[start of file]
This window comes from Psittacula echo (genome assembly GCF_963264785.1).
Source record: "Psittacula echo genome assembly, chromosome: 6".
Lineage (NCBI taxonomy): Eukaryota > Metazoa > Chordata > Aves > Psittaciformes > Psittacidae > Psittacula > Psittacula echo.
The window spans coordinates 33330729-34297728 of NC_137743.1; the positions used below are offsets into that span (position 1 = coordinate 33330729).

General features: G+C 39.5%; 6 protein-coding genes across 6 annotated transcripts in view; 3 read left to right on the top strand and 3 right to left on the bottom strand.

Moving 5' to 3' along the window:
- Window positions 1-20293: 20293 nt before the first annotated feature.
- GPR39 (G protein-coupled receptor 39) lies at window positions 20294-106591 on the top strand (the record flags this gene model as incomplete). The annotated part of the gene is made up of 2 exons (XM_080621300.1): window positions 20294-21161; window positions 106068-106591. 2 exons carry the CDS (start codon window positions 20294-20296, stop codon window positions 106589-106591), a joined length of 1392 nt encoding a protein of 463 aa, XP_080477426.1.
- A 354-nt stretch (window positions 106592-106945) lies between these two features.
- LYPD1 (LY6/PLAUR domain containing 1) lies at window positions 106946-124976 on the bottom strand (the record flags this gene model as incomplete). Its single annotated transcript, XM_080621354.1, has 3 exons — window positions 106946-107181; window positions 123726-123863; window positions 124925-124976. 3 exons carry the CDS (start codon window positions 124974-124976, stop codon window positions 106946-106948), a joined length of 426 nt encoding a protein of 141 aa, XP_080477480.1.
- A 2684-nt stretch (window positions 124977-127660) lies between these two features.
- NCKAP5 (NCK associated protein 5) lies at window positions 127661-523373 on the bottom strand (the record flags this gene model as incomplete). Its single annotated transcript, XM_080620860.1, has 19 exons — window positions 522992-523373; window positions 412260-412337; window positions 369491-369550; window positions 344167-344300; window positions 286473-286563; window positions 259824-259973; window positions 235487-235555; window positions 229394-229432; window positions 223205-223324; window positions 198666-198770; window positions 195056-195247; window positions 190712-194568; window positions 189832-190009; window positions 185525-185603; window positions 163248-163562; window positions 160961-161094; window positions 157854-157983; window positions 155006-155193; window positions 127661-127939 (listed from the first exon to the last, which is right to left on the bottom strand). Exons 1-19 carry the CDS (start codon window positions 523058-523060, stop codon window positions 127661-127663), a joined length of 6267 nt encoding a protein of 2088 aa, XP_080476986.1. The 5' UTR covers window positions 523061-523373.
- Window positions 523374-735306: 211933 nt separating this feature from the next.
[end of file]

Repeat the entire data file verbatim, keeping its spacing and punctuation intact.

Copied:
This window comes from Psittacula echo (genome assembly GCF_963264785.1).
Source record: "Psittacula echo genome assembly, chromosome: 6".
Lineage (NCBI taxonomy): Eukaryota > Metazoa > Chordata > Aves > Psittaciformes > Psittacidae > Psittacula > Psittacula echo.
The window spans coordinates 33330729-34297728 of NC_137743.1; the positions used below are offsets into that span (position 1 = coordinate 33330729).

General features: G+C 39.5%; 6 protein-coding genes across 6 annotated transcripts in view; 3 read left to right on the top strand and 3 right to left on the bottom strand.

Moving 5' to 3' along the window:
- Window positions 1-20293: 20293 nt before the first annotated feature.
- GPR39 (G protein-coupled receptor 39) lies at window positions 20294-106591 on the top strand (the record flags this gene model as incomplete). The annotated part of the gene is made up of 2 exons (XM_080621300.1): window positions 20294-21161; window positions 106068-106591. 2 exons carry the CDS (start codon window positions 20294-20296, stop codon window positions 106589-106591), a joined length of 1392 nt encoding a protein of 463 aa, XP_080477426.1.
- A 354-nt stretch (window positions 106592-106945) lies between these two features.
- LYPD1 (LY6/PLAUR domain containing 1) lies at window positions 106946-124976 on the bottom strand (the record flags this gene model as incomplete). Its single annotated transcript, XM_080621354.1, has 3 exons — window positions 106946-107181; window positions 123726-123863; window positions 124925-124976. 3 exons carry the CDS (start codon window positions 124974-124976, stop codon window positions 106946-106948), a joined length of 426 nt encoding a protein of 141 aa, XP_080477480.1.
- A 2684-nt stretch (window positions 124977-127660) lies between these two features.
- NCKAP5 (NCK associated protein 5) lies at window positions 127661-523373 on the bottom strand (the record flags this gene model as incomplete). Its single annotated transcript, XM_080620860.1, has 19 exons — window positions 522992-523373; window positions 412260-412337; window positions 369491-369550; window positions 344167-344300; window positions 286473-286563; window positions 259824-259973; window positions 235487-235555; window positions 229394-229432; window positions 223205-223324; window positions 198666-198770; window positions 195056-195247; window positions 190712-194568; window positions 189832-190009; window positions 185525-185603; window positions 163248-163562; window positions 160961-161094; window positions 157854-157983; window positions 155006-155193; window positions 127661-127939 (listed from the first exon to the last, which is right to left on the bottom strand). Exons 1-19 carry the CDS (start codon window positions 523058-523060, stop codon window positions 127661-127663), a joined length of 6267 nt encoding a protein of 2088 aa, XP_080476986.1. The 5' UTR covers window positions 523061-523373.
- Window positions 523374-735306: 211933 nt separating this feature from the next.